Review: Showing and Telling by Laurie Alberts

As writers, we’ve all been told to “show, don’t tell.” This oft-repeated advice is useful, but can sometimes be counterproductive. There are times when you actually want to tell.

Laurie Alberts helps to reframe the problem in her book on writing craft, Showing and Telling. Alberts tells us that in fiction (and other narrative prose) there are two primary modes of writing: scene and summary. Ultimately, we need both of these techniques, and few (if any) successful books use exclusively one or the other.

One important thing to note here is that scene (in the sense used by Alberts) is not a unit of organization of a book (a division smaller than a chapter). Similarly, summary is not synposis. Instead scene and summary are modes of writing, a bit like prose and poety (though not so extreme). Any given “scene” (in the book organization sense) could contain both scene and summary interwoven, or one or the other exclusively. A book will typically be structured to alternate scene and summary, though sometime will flow from scene to scene or summary to summary.

Scene is the mode you’re probably most used to when you think of fiction. This mode is most accurately characterized by the perceived passing of real time. Think about a movie. The camera is watching the characters and you see what they’re doing as they do it, as if you were standing there yourself. Similarly, in creative writing, and especially in fiction, much of the narrative is spent with the characters, watching their lives unfold as if we were living alongside (or inside) them.

In contrast, summary is characterized by breaking the flow of real time, or perhaps more helpfully, unified by a common theme, mood or emotion. Time may be condensed, repetitive, or “general” (i.e., the state described is true in general and is not specific to a certain time frame). In any case, summary permits a description of state or events without pedantically describing everything as if it were happening in real time. This gives readers a breather between scenes, but it also serves to unify the narrative around a theme, mood or emotion. Often, mood changes (e.g., between scenes) can be accomplished with a summary that gradually transitions from one mood to another. Thus scene and summary fill complementary roles, focusing on the passage of time and thematic elements of a book, respectively.

Why is it important to use a mix of scene and summary? Because to use only one would be repetitive and tiring.

Using scene exclusively is exhausting. Scene happens in real time, and that means you need to write each and every event as it occurs. Worse, scenes are often build or extend tension. To use scene exclusively is to run along from one event to the next without any breaks. This wears the reader down and ultimately causes them to put the book down, even if every scene is engaging on its owns.

Similarly, using summary exclusively would be challenging. There are exceptions, books that use primarily summary, but they are very rare. In this day and age of movies and TV, readers are more visual than ever. They want to be able to see and feel what happens to the characters. This requires scene to be delivered effectively.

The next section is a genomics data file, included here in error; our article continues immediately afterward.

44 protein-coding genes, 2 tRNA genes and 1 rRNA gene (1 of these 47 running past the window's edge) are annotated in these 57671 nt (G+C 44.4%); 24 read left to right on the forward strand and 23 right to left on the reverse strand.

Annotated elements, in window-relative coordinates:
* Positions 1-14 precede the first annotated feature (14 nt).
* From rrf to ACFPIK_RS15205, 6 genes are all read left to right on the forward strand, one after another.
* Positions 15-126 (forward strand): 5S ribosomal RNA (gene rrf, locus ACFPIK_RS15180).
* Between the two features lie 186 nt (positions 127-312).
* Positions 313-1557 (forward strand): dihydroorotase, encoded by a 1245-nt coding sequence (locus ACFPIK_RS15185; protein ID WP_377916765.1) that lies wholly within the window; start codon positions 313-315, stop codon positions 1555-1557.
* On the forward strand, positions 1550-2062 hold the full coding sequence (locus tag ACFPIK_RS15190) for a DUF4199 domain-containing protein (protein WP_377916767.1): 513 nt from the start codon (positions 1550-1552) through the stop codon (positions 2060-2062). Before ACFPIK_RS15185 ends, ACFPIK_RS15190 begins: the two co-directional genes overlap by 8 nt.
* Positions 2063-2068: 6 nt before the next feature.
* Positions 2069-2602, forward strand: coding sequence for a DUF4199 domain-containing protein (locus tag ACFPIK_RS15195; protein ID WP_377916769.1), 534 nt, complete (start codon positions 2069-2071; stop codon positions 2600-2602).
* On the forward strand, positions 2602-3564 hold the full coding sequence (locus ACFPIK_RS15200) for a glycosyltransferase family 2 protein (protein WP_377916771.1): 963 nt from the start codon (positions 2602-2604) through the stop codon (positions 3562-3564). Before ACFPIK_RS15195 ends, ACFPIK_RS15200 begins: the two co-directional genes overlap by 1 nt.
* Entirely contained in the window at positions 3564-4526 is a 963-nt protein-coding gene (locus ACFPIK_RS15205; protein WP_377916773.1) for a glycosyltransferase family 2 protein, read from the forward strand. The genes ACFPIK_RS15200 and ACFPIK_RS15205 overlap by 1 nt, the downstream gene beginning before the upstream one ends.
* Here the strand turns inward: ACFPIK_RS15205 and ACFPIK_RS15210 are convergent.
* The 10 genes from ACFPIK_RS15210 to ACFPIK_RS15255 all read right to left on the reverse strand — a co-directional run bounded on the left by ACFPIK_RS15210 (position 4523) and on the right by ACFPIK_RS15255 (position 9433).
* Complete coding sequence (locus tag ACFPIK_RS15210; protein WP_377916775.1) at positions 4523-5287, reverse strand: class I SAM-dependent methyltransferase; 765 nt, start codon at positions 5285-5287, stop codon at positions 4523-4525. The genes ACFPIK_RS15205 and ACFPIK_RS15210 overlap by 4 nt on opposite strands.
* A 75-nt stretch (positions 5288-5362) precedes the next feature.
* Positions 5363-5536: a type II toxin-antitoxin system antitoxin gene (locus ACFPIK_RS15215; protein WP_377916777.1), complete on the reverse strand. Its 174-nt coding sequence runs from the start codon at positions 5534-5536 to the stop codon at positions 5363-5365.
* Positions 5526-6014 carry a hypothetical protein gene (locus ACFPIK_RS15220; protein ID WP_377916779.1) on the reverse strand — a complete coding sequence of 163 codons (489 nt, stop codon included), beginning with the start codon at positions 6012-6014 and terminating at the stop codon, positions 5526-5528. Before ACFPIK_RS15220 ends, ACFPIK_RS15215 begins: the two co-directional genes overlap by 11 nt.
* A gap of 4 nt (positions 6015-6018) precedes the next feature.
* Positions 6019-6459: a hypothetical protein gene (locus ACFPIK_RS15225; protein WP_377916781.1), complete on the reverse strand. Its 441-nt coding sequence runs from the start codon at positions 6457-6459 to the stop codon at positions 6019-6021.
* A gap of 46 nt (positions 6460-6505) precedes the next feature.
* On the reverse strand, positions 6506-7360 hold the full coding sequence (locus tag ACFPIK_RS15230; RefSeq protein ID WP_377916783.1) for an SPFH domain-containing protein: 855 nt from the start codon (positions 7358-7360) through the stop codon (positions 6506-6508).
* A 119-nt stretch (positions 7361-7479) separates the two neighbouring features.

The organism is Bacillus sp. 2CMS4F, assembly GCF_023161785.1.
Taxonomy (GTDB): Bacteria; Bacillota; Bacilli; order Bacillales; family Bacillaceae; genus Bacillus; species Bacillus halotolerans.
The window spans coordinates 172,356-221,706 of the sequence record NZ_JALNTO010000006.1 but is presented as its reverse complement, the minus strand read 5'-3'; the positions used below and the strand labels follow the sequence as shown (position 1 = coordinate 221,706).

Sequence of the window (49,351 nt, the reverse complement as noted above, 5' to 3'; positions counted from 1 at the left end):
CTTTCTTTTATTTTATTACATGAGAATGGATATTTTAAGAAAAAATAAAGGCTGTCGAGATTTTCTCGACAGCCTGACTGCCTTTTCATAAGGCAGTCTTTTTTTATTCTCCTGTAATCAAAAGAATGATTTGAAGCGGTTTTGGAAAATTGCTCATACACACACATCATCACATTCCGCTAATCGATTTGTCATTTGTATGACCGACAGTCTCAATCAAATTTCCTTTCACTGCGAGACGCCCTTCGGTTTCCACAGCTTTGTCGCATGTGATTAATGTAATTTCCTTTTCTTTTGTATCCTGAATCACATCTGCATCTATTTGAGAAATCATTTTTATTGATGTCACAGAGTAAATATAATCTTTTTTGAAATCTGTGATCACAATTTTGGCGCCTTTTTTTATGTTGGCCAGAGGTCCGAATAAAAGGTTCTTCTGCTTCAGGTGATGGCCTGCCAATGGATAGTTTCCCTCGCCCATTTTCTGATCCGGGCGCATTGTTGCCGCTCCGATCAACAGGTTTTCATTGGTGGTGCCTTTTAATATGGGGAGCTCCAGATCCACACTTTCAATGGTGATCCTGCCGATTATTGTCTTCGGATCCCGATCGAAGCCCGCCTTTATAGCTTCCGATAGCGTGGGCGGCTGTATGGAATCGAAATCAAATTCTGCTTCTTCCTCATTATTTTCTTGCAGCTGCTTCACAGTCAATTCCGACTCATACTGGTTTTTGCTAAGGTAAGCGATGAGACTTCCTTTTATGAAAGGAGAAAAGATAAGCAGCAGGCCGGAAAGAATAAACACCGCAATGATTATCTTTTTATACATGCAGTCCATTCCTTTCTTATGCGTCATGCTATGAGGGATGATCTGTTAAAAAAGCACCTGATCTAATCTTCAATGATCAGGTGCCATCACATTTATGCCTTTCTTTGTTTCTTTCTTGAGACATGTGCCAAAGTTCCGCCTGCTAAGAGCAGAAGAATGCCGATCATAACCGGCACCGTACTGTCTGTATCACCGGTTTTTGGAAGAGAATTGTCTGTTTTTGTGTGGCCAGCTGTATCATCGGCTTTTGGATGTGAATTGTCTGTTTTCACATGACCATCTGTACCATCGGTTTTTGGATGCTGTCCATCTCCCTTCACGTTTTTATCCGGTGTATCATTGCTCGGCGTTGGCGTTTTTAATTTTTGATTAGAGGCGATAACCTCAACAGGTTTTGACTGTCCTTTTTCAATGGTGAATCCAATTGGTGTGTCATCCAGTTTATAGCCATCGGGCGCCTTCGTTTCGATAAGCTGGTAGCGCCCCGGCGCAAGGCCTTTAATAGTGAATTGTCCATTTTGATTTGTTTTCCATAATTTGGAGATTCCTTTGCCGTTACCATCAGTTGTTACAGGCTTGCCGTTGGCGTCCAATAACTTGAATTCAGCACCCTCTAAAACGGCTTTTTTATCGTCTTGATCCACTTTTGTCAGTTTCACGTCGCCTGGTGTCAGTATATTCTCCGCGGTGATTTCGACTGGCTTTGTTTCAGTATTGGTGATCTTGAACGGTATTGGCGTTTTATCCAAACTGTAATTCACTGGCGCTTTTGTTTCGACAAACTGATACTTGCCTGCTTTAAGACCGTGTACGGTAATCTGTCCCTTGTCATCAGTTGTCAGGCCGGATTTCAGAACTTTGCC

Coming back around to the original problem statement, why are we told to “show, don’t tell”? Because we’re not using scene effectively. But that doesn’t mean that we don’t need summary! Instead, we need to learn to use both scene and summary effectively.

Beyond the framing of the problem itself, the real value that Alberts delivers in this book is specific advice about how to effectively write both scene and summary, how to transition between them, and how to embed small parts of either one in the other. This is the heart of the technique that, if writers truly master it, will vastly improve their craft.

Though a certain amount of this borders on generic craft advice, Alberts’ framing and presentation make this book a particularly helpful resource. The book starts at a high level, describing the purposes, types, and structures of scenes and summary. Then it delves into more specific aspects of craft, such as beginnings, middles and ends of scenes and summary, and specific techniques related to time, setting, character, dialogue, and even specific verb or word choices. Alberts really digs deep into the nuts and bolts here, using frequent examples to show precisely how to effectively accomplish each technique described in the book. Little is left abstract, and Alberts includes both positive and negative examples (things to do, as well as things to avoid).

If the book has a weakness, it is that a small number of potential pitfalls are stated, but given little in the way of concrete suggestions for correction. Writers are told to avoid cliche, for example. This is obvious enough advice, but how precisely are we supposed to know what cliche is and how to avoid it? Alberts never really says. Or in another case, Alberts exhorts writers to avoid sentimentality. Again, there is a lack of insight here as to what sentimentality is exactly and how to avoid it.

Overall, if you’re looking for a fresh perspective on your writing craft, Showing and Telling is an excellent place to start. The framing is insightful, the examples are truly a joy to read, and the advice is direct and helpful.

By the Way…

I’m writing an epic science fiction novel set in a distant future universe. Want to know more? Head over to The Exander Project.